Habitat Minor Missive - Dropfix

From Reno Project
Proposed fix for the

‘‘drop behind object problem’’

Chip Morningstar

Lucasfilm Ltd. Games Division

December 5, 1986

The Problem

It is possible, either by throwing or PUTting, to place one object behind another in such a manner that the rear object become permanently inaccessible to the players (we can extract it with Twiddle if we know it there, but that’s clearly not acceptable for a running system). This is due to the way the PUT and throw commands work: you indicate where you want an object to go by pointing at the desired location. For certain objects, such as the ground, the object is placed at the location indicated. For other objects, such as the wall, the location’s Y-coordinate is clamped at the horizon (the rationale being that the object needs to land on a surface, such as the ground, rather than hovering in mid-air). This means that you can point to the wall above some other object, such as a couch, and throw what the Avatar is holding behind it. Conceptually, the object flies through the air, hits the wall, and drops down behind the couch. Similarly, PUTting or throwing to many free-standing objects causes the PUT or thrown item to wind up at the target object’s (X,Y) location, rather than the precise position pointed at. The resulting location, however, may be obscured by a third object. If an obscuring object is immobile, the object that is behind is left permanently stuck, since there is no way for anyone to point at it in order to indicate that they wish to pick it up.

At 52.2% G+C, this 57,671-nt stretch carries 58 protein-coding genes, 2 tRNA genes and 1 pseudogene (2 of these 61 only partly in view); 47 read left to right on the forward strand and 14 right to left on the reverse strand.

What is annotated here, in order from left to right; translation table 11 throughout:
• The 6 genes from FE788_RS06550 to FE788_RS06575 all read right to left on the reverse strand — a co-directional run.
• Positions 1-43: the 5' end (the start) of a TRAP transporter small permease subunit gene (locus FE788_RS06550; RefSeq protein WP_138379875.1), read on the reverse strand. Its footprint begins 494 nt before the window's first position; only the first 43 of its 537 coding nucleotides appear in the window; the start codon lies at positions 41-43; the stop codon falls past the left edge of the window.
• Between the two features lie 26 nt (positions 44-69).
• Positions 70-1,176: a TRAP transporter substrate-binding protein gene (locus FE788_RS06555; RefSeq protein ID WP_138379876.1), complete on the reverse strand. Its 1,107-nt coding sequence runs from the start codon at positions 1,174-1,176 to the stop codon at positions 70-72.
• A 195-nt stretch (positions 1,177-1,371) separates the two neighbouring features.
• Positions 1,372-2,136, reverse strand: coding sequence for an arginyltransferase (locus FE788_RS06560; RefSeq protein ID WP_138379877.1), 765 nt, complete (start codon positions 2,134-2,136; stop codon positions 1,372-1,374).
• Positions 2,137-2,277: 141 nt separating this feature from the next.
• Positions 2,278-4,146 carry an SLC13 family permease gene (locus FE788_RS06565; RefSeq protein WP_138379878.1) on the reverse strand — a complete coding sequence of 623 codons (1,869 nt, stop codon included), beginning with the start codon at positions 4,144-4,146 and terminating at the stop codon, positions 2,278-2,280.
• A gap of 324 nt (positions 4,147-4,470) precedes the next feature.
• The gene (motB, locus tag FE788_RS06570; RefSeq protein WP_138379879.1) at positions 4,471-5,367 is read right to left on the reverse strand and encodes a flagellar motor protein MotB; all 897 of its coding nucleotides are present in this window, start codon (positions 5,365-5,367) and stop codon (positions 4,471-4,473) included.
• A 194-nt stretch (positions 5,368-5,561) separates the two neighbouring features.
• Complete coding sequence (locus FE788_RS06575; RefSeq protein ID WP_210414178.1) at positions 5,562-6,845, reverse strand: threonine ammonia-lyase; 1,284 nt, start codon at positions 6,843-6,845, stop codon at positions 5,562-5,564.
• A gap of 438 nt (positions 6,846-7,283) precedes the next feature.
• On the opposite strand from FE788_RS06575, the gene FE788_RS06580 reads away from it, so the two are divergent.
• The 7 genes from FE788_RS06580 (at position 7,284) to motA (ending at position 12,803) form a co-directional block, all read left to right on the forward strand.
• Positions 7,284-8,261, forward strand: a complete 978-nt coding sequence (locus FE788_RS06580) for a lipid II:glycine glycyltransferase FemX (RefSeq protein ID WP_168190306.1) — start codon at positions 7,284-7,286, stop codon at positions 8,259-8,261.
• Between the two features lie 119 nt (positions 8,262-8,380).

The Solution

Only allow PUT and throw to work in circumstances where it makes sense. This means that you can only PUT or throw to objects where the exact (X,Y) location indicated may be used, such as the ground or the road, or to containers that are going to end up holding the object when the operation is done (such containers include Avatars, so you can still play catch).

What It Involves

This change involves only the removal of capabilities. Therefore, no Commodore programming is required to implement it. However, substantial (though simple) changes to the Muddle file that describes the C64 object disk are needed in order to take out the unwanted RDO (throw) and PUT behaviors. In addition, the host object definitions need to be altered slightly to disallow the now illegal operations. We estimate that this is about a half day’s work in total.